Sunday, October 9, 2011

Playing With Seedlings


I've been working on trying to show one of my neighbors how to start seeds for their garden and the difference between just the peat pellet and good compost. Both these seedlings sprouted at the same time. The difference is the big one was put into the compost soil, peat pellet and all, right after it sprouted and the other was just left to grow on it's own. These seedlings are 2 weeks old, both large red cherry tomatoes. Both are growing on the same shelf in the window, right next to each other. I didn't even sift the compost, I just scooped some into the container.

These tomatoes will be my indoor plants for this winter.

There's nothing particularly special about the compost, it's just horse manure, hay, straw, a little sawdust, some rabbit, goat, chicken and a little cow manure in there too. Mostly horse manure tho. I don't turn the pile over, it's just occasionally heaped up with the latest additions which tend to end up spread out around the main pile.

The secret to strong plants and a successful garden is the soil. The more organic material you can get, the better. Plants need nutrients to thrive. Water alone will not do the trick. Commercial potting soils have a limited amount of nutrient available in them and it quickly runs out. Adding a good organic compost to your garden will ensure that your plants achieve maximum potential.

6 comments:

  1. MM - i have been doing a lot of research about soil ammendments and compost and whatnot. from what i have been reading - apparently horse manure is the best kind of manure - i always thought it was cow manure.

    anyway - lucky for us - we just found a local source for a ton of horse manure - woohoo!

    plus, because we don't have any animals yet (and i don't think we are going to get any because we have local sources for a variety of animal meat) - we have 4 compost heaps that we add all of our kitchen scraps to. and those compost heaps look delicious - i want to roll around in them!

    come on spring - i got some good soil growing all fall and winter - woohoo!

    thanks for showing the difference between using just a peat pellet and adding some compost - such a difference eh? oh and just an fyi - whenever i share the "baggie" method with anyone - i always tell them it is the "MMpaints baggie method". i must have left 2000 comments on blogs all over the world sharing your method and linking to your blog - i am pretty sure that you are world famous by now. so, if you ever start receiving royalties or anything - i only expect 10% for all of the marketing. bahahahahah!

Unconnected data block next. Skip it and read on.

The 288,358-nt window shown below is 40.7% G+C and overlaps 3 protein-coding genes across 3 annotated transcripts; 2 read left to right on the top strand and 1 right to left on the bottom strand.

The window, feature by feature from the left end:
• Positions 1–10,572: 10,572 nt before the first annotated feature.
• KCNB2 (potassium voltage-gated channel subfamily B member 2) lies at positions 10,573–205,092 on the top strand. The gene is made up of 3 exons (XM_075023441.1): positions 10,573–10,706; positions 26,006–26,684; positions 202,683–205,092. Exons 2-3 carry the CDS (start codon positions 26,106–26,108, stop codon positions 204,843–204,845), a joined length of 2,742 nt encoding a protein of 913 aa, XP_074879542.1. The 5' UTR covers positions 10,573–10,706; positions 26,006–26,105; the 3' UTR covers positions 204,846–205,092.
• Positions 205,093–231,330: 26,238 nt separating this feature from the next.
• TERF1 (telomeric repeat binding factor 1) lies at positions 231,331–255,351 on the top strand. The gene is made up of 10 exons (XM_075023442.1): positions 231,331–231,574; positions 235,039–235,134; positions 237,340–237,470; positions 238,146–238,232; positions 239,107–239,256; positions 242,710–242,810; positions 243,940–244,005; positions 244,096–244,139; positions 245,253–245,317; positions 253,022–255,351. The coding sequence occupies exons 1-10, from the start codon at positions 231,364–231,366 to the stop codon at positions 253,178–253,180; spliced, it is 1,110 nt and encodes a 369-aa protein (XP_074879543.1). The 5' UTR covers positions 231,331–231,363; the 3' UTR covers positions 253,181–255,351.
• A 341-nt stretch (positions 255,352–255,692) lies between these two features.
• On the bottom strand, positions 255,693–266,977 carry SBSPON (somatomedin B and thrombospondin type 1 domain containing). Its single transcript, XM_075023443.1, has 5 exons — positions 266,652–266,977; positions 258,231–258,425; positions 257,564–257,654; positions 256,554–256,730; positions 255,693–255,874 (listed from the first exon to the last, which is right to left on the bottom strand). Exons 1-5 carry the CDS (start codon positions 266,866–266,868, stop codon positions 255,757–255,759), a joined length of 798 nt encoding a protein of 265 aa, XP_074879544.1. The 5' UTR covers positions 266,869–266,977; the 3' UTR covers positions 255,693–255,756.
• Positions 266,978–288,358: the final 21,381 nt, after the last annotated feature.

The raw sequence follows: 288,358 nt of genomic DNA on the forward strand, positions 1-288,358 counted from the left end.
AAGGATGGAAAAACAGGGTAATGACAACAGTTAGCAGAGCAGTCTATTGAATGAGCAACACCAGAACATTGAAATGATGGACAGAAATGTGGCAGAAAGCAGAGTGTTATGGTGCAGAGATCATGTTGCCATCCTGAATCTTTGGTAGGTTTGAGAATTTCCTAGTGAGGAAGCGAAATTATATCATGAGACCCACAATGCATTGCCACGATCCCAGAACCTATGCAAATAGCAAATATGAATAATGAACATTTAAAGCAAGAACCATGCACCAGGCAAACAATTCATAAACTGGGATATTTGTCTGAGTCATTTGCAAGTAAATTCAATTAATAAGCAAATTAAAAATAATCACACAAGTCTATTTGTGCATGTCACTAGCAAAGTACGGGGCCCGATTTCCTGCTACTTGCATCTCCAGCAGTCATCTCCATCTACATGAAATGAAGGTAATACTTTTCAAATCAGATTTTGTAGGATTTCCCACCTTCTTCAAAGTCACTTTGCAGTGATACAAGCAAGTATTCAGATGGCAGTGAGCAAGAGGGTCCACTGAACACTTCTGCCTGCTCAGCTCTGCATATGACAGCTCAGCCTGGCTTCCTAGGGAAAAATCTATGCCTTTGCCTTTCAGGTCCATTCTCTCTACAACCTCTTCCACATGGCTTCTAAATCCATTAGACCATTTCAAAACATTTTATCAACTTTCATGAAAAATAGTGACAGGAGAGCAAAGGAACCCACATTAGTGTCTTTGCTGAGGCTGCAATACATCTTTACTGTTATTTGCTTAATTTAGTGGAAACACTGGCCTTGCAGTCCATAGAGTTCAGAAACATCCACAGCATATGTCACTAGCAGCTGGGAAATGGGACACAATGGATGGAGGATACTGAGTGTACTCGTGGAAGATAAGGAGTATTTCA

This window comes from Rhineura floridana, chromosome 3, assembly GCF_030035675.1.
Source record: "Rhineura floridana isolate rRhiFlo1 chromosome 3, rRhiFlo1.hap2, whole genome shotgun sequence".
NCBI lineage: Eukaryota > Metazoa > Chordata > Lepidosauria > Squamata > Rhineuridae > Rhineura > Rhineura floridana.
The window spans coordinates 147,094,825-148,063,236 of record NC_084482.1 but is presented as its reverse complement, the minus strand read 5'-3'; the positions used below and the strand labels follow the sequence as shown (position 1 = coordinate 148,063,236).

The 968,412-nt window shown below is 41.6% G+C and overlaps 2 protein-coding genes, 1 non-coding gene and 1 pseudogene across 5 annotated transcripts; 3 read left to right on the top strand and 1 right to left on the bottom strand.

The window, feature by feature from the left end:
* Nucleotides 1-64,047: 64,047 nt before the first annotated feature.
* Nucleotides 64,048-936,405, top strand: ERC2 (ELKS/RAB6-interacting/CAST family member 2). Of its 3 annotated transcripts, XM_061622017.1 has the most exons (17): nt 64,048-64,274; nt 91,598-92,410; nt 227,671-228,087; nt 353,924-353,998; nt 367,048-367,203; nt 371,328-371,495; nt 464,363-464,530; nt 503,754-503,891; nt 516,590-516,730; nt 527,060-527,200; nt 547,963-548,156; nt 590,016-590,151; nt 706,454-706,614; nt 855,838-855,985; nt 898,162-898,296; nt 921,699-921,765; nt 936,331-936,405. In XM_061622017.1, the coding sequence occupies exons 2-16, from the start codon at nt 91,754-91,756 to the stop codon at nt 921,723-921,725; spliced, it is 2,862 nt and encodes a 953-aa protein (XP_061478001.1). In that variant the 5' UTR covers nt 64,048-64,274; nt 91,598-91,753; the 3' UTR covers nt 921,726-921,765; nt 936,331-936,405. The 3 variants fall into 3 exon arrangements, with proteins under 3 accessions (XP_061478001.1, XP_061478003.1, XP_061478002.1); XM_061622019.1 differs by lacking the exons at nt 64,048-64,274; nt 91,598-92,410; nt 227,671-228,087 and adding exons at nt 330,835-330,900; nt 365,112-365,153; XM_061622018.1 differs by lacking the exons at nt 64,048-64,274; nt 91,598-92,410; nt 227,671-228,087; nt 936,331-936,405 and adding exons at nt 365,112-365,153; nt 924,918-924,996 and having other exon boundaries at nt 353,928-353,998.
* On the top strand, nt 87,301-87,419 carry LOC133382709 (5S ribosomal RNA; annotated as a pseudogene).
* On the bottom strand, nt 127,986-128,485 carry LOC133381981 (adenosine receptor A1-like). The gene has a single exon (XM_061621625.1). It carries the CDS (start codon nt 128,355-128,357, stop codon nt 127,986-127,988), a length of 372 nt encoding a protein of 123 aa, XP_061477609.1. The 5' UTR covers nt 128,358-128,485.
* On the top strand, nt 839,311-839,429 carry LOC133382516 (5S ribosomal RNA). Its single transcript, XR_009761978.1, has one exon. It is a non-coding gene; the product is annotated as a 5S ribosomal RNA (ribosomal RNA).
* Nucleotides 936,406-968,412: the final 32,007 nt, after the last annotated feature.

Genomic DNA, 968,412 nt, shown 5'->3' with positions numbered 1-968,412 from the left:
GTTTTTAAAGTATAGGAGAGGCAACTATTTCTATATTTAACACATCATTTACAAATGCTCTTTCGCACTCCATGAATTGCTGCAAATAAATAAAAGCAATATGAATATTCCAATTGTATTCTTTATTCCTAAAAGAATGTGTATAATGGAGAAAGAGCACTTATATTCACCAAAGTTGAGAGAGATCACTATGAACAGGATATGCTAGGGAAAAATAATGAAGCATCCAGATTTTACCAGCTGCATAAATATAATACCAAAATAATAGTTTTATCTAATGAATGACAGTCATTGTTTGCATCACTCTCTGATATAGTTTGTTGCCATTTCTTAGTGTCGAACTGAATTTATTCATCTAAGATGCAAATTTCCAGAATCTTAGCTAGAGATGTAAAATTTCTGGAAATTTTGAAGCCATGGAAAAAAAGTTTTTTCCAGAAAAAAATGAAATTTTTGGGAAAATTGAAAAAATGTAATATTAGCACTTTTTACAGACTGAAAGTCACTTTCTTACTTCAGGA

your friend,
    kymber

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  2. Woohoo Kymber, I can't wait to see pics of your gardens! LOL on the comment love, such a simple little thing and it works so darn well, those little baggies!

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  3. MM - our gardens sucked this year but i promise that i have learned my lesson and next year we will make you proud!

    hey i noticed that you didn't say anything about the %10 that i should receive...ya know....just wondering???

    bahahahahah! your friend,
    kymber

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  4. Woha, what a difference! Really interesting reading!

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  5. Thanks for showing the difference mm.
    Kymber, I use worm castings to start all my house seeds and so far for me it has beat horse, cow, rabbit, chicken, goose, human or any other matter I have used.

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  6. LOL Kymber, wish I could get rich from that idea, I'd share the wealth!

    MDR, I wish I had a pile of worm castings!

    Thanks Honemor, yah, whata dfference, eh? Peat pellets are great to get seeds sprouted, just no nutrient to feed them.

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